Last weekend the daughter and I went poking around four houses belonging to people we didn’t know. No, we weren’t visiting open homes looking for tragically overpriced Auckland real estate; it was, dare I say it, a more ‘cultured’ affair than that. Our slightly voyeuristic snooping was, in fact, a legitimate part of the Auckland Heritage Festival.

A delightful way to spend an afternoon, the houses we toured were 1920s or 30s bungalows which sported recent additions. These renovations managed to achieve the fine balance of incorporating the best of present day design, while preserving the integrity of the original dwelling.

Now I know this architectural style intimately: my maternal grandparents’ home was a bungalow built about 1923 for them at 40 Greenlane Road*. As a child, I have fond memories of visiting their residence most weekends and staying over during the school holidays. This was the 60s and the house still boasted the features unique to its pedigree: asymmetrical composition, shallow pitched gable roof with wide eaves, leadlights, central hallway with wooden panelling, bay windows complete with shingles, and deep porches.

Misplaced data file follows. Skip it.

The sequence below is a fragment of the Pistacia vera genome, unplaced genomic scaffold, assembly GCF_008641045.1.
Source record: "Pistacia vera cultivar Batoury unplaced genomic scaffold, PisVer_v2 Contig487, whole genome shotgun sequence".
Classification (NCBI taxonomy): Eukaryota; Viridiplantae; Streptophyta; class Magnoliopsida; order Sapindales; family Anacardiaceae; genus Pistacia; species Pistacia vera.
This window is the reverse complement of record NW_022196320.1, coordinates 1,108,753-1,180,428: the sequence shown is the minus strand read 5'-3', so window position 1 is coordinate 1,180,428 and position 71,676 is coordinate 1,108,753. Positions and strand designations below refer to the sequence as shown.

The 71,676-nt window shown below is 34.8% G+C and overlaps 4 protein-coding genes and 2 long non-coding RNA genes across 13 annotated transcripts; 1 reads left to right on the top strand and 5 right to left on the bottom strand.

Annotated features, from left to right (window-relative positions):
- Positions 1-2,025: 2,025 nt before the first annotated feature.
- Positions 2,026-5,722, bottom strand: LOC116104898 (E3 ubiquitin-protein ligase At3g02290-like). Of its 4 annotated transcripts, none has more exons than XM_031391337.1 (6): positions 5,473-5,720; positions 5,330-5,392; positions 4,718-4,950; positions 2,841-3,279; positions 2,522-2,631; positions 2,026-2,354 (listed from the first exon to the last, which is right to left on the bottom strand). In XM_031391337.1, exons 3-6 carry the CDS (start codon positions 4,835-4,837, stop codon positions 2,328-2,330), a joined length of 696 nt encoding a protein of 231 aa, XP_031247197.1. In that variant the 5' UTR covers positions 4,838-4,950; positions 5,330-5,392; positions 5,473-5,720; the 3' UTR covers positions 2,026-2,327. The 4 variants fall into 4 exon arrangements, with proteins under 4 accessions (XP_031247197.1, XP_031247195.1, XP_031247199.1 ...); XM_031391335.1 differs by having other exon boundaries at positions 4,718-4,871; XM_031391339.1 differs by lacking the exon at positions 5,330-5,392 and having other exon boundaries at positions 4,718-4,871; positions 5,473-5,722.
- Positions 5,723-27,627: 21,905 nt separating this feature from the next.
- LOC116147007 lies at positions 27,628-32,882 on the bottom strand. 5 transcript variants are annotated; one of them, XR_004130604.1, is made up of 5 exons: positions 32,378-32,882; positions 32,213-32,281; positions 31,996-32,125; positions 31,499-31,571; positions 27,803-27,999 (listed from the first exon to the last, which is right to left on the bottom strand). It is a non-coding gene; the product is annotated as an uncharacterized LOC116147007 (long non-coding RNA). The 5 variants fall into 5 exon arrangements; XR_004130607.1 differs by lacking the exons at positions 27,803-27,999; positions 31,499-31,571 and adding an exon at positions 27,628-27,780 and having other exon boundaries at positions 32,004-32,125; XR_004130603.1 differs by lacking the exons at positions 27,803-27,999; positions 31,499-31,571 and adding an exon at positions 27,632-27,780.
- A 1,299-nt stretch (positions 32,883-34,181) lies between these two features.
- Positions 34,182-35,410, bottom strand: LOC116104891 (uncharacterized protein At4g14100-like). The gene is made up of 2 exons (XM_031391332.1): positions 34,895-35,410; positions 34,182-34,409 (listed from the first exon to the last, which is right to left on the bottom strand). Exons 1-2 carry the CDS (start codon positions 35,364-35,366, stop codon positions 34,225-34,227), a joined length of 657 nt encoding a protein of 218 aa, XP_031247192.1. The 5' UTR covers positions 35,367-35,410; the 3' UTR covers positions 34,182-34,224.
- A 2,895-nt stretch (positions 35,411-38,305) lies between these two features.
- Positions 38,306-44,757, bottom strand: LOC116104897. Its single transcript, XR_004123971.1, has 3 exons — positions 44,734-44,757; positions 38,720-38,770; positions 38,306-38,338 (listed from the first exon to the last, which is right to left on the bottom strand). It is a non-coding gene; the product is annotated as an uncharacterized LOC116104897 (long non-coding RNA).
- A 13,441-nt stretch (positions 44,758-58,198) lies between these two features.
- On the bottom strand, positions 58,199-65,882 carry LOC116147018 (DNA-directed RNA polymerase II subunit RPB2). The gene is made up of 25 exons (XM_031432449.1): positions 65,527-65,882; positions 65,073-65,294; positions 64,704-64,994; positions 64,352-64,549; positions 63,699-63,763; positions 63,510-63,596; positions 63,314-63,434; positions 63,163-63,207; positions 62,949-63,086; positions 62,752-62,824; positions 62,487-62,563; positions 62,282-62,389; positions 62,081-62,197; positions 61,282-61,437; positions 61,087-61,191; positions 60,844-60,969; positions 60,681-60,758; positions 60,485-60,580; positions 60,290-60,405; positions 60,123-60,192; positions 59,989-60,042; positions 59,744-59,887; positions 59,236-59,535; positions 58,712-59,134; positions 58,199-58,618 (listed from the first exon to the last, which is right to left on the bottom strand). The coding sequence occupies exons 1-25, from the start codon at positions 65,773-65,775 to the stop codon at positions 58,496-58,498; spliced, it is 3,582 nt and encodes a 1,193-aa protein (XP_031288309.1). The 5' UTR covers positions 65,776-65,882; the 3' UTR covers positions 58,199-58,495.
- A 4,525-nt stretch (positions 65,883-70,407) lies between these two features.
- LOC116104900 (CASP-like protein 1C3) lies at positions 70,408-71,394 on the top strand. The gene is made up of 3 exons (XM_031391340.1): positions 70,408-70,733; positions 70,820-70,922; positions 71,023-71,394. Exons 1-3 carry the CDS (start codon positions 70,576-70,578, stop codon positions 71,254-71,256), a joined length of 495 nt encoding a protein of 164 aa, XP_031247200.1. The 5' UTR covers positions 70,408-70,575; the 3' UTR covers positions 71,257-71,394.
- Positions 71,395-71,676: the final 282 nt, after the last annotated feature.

It also had the original 40 year old or so kitchen complete with terrazzo bench, wooden cabinetry, and safe. The only things in this room which weren’t original were the gas stove which sat in an alcove where the coal range would have been when the dwelling was first built, and a 1948 MacDonald refrigerator**, complete with a small ice box. Everything was in superb condition.

In this kitchen, which today would be considered basic, my grandmother whipped up a storm producing meals for the multitudes, laying down preserves, and baking. All was of the highest quality. To this day, she remains one of the best cooks I have come across.

The houses the daughter and I visited last weekend all had replaced the original kitchen with a modern one positioned in the new addition. Interestingly, without exception, the new iteration was neither big or conspicuously flash; rather they were practical, almost understated affairs. This was the situation even in the home of the chef, albeit his knives were definitely of the serious, professional kind.

I am sure the food produced in these homes has not suffered for this restraint. After all, as my grandmother proved, a skilled cook can turn out wonderful fare in the most basic of kitchens.

This premise holds true, I think, for so much in life.

Note to self: Replace knackered stove with one that meets my needs. Do not be seduced by the four oven range that comes in an amazing array of colours that the consumer in me covets. It is simply not necessary!

* The house is still there. It looks the same from the front, but has been added to at the rear.
** The fridge became the beer fridge at the Auckland Harbour Board where my Dad worked. It was still going strong when he retired in 1989.